Before sleeping, Moondyne walked into the valley, and lifting his face to heaven, in simple and manful directness, thanked God for his deliverance; then, stretching himself beside the fire, he fell into a profound sleep.

In the morning, Moondyne spoke to Koro and Tapairu in their own tongue, which was not guttural on their lips. They told him, with much earnest gesture and flashing of eyes, about the emu's nest in the valley beyond the lake, and other such things as made up their daily life. Their steps were light about the camp that morning.

At an early hour the old man entered the gold mine, and did not return. To look after the horses, Moondyne, with the p.30 girls, crossed the valley, and then went up the mountain towards the emu's nest.

The sergeant, with bloodshot eyes from a sleepless night, had hung around the camp all the morning, feeling that, though his presence seemed unheeded, he was in the deepest thought of all.

Whatever his purpose, it was settled now. There was dark meaning in the look that followed Moondyne and the girls till they disappeared on the wooded mountain. When at last they were out of sight and hearing, he arose suddenly and moved towards the mouth of the mine. At that moment, the young bushman from the outpost emerged from the pass, and walked rapidly to the fire, looking around inquiringly for Moondyne and the girls.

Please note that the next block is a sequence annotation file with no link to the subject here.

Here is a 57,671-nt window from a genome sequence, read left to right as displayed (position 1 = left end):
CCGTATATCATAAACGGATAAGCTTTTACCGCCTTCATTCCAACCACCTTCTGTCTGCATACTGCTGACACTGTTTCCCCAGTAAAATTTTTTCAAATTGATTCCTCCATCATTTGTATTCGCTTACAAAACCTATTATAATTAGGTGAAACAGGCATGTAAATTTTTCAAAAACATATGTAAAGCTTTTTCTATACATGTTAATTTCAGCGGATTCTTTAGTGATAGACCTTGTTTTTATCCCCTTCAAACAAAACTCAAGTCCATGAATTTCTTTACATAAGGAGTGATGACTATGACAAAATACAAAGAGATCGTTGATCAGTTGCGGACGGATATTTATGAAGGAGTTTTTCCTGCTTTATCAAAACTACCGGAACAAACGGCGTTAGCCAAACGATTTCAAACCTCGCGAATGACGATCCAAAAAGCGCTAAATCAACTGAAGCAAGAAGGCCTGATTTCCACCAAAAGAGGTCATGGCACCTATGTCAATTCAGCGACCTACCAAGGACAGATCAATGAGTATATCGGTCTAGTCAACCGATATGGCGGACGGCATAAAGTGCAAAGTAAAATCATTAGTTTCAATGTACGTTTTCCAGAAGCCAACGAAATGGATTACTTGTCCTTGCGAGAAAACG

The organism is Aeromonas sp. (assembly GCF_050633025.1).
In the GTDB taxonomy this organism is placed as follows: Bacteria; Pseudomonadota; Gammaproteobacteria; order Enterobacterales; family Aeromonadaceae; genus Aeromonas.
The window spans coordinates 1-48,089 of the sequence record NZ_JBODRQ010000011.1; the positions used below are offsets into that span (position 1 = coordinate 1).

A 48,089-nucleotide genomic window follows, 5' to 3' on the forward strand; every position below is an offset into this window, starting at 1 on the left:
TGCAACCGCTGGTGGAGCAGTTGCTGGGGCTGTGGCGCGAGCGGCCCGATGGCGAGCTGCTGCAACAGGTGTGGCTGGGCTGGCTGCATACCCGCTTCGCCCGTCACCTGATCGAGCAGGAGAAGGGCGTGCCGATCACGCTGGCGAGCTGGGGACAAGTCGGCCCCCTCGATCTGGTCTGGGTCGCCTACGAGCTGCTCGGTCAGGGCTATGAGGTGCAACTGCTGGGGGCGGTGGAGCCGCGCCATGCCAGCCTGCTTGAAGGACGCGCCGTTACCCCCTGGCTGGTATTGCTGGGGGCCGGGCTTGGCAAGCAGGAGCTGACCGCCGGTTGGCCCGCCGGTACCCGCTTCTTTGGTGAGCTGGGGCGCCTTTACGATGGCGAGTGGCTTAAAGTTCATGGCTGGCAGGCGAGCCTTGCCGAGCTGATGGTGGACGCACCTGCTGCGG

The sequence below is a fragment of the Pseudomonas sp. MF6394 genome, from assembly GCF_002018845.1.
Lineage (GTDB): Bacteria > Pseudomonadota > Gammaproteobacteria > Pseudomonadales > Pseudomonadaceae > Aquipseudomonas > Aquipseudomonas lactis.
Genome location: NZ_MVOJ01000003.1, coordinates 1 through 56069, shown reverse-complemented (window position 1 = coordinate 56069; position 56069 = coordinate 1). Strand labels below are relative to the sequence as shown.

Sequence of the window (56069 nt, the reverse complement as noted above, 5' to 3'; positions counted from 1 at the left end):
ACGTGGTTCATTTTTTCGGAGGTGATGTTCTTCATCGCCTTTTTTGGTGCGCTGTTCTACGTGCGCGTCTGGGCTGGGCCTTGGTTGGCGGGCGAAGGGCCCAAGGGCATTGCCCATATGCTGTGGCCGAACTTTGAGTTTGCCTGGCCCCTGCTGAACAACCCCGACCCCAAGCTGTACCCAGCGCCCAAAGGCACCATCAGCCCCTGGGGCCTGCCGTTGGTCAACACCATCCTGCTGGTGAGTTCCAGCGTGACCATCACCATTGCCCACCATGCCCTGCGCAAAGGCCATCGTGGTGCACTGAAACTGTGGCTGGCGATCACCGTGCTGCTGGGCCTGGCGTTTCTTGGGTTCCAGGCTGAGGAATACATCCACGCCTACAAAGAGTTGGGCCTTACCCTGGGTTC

As the sergeant explained in dumb show that they had gone up the mountain yonder, there rose a gleam of hideous satisfaction in his eyes. The danger he had dreaded most had come to his hand to be destroyed. All through the night he had heard the whirr of a spear from an unseen hand, and he shuddered at the danger of riding through the pass to escape. But there was no other course open. Were he to cross the mountains, he knew that without a guide he never could reach the penal colony.

Had the sage Te-mana-roa been present, he would at once have sent the bushman back to his duty. But the youth had drawn his spear from the tuad tree at the outpost, and he proceeded to harden again its injured point in the embers of the fire.

The sergeant, who had carelessly sauntered around the fire till he stood behind the bushman, now took a stride towards him, then suddenly stopped.

Had the native looked around at the moment, he would have sent his spear through the stranger's heart as swiftly as he drove it into the tuad yesterday. There was murder in the sergeant's face as he took the silent stride, and paused, his hand on his pistol.

"Not with this," he muttered; "no noise with him. But this will do."

He stooped for a heavy club, and with a few quick and stealthy paces stood over the bushman. Another instant, and the club descended with crushing violence. Without a sound p.31 but the deadly blow, the quivering body fell backward on the assassin's feet.